The New York Times has become a major purveyor of racialist views and politics. Through the slant of innumerable “news articles” and the direct argument of editorials and op-ed pieces by reactionary figures such as Charles Blow and Michael Eric Dyson, the Times currently treats individuals, events, political movements, books, films and everything else that comes within its journalistic grasp almost exclusively through the prism of race (and to a lesser extent, gender).
This extends, of course, to the newspaper’s treatment of the Republican National Convention taking place this week. The Times begins its July 21 editorial, “The G.O.P.’s Surreal Diversity Show,” by observing that the “unrelenting whiteness of the Republican National Convention––perhaps the whitest in 100 years—is stunning in itself.”
The convention is a disgusting spectacle, a symptom of the extraordinary political and social decline of American capitalism. Would the Times have been comforted if a larger number of African American reactionaries had shown up? The Democratic Party convention later this month will supply more than its share of those.
The Times goes on to refer to “white speakers like Rudolph Giuliani, the former New York mayor.” Again, the critical issue is not the color of Giuliani’s skin, but the ultra-right-wing character of his views and actions, which have been matched by those of innumerable black mayors and other local politicians in America’s major cities.
But, in any case, who uses terms like this? “Whiteness” and “white speakers.” The Times editors would perhaps like to pretend to their readers, and to themselves, that they are merely speaking hard, unpalatable truths when they use the language of racists and extreme nationalists.
Not so. Those who speak like racists and extreme nationalists invariably prove to be racists and extreme nationalists.
The editorial later asserts that “Republicans will eventually understand—even if their nominee does not—that there is no future in being the party of white grievance and racial exclusion.”
The Times’s claim is false in many ways. First, there is no such thing as generalized “white grievance.” Nor, for that matter, is there any such thing as a “white population” in any meaningful sense. American society is as decisively and rigidly divided along class lines as any in modern history.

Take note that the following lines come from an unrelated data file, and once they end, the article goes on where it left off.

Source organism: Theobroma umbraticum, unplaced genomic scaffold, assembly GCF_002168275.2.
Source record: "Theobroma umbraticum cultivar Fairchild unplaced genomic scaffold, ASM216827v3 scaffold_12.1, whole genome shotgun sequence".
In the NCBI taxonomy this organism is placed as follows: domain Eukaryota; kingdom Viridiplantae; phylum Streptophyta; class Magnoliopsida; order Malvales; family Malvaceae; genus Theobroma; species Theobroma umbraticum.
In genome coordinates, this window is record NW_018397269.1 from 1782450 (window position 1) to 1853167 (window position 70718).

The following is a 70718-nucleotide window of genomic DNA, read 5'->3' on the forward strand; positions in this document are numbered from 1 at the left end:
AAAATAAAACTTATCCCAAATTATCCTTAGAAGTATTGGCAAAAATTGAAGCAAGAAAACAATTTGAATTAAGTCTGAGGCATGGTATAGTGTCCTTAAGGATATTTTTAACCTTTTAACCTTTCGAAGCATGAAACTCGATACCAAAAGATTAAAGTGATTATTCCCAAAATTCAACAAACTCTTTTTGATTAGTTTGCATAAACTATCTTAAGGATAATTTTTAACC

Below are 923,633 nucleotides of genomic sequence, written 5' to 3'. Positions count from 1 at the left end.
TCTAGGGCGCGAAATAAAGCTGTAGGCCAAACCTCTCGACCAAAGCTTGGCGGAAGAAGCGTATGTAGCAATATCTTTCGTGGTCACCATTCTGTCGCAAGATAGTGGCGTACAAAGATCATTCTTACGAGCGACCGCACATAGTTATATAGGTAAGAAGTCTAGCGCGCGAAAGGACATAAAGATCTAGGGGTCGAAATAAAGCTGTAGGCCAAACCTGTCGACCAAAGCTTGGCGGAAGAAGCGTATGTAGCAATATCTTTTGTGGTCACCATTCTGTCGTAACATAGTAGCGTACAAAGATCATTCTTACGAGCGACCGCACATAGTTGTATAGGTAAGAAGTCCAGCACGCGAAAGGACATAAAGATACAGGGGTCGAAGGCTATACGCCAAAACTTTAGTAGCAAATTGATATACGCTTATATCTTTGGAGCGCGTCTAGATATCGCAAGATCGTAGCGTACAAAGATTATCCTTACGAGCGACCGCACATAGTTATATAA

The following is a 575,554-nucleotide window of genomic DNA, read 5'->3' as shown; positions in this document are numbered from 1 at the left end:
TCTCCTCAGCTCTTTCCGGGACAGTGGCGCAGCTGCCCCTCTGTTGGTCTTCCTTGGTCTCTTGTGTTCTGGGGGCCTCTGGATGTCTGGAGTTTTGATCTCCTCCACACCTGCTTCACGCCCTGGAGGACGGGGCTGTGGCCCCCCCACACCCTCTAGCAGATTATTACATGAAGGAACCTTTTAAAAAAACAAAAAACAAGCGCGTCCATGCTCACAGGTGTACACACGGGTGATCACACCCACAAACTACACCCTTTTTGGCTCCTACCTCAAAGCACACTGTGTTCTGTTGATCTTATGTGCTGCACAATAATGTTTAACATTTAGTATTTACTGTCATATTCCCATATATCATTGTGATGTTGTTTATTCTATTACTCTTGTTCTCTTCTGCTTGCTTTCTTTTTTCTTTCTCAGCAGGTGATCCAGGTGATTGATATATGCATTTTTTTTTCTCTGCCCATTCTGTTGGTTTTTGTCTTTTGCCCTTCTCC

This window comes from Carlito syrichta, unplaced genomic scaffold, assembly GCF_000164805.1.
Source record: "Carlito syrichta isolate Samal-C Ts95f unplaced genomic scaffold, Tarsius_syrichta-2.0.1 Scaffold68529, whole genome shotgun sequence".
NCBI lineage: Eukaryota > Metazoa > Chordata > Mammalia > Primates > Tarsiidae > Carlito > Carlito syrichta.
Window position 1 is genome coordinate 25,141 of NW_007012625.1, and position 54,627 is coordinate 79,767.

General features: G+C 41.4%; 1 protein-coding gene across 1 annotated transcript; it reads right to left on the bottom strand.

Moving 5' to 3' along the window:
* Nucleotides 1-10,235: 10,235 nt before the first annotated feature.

Second, to imply that Donald Trump is a “white people’s candidate” is as slanderous as to suggest that Barack Obama is the representative of African Americans or that Hillary Clinton speaks for women as a gender. Trump is a spokesman for brazen, predatory sections of the American elite and, like Obama and Clinton, a dedicated enemy of every portion of the working class.
The Times editors’ vehemence in regard to Trump has an element of bad faith. The newspaper’s incestuous relationships with New York real estate developers, including Trump, are well documented. As journalist Anisa Purbasari has revealed, two days prior to the appearance of a gushing New York Times Magazine cover story on Trump in April 1984 (“Spending a day with Donald Trump is like driving a Ferrari without the windshield. It’s exhilarating …”), the latter wrote to the newspaper’s executive editor at the time, Abe Rosenthal: “I have tremendous admiration for you and the incredible manner in which you conduct yourself and that great institution known as the NEW YORK TIMES. There is no more lasting success than what you have achieved.”